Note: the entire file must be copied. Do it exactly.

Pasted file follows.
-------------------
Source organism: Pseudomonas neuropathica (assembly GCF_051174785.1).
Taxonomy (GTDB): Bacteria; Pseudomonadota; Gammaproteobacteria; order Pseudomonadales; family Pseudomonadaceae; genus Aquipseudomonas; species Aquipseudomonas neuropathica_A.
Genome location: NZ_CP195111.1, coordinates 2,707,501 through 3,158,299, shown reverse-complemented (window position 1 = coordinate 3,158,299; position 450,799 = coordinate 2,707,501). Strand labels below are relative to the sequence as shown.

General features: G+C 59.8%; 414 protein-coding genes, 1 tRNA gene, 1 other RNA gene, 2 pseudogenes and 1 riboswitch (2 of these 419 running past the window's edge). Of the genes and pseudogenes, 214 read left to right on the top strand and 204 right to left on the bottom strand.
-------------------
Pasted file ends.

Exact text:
Source organism: Pseudomonas neuropathica (assembly GCF_051174785.1).
Taxonomy (GTDB): Bacteria; Pseudomonadota; Gammaproteobacteria; order Pseudomonadales; family Pseudomonadaceae; genus Aquipseudomonas; species Aquipseudomonas neuropathica_A.
Genome location: NZ_CP195111.1, coordinates 2,707,501 through 3,158,299, shown reverse-complemented (window position 1 = coordinate 3,158,299; position 450,799 = coordinate 2,707,501). Strand labels below are relative to the sequence as shown.

General features: G+C 59.8%; 414 protein-coding genes, 1 tRNA gene, 1 other RNA gene, 2 pseudogenes and 1 riboswitch (2 of these 419 running past the window's edge). Of the genes and pseudogenes, 214 read left to right on the top strand and 204 right to left on the bottom strand.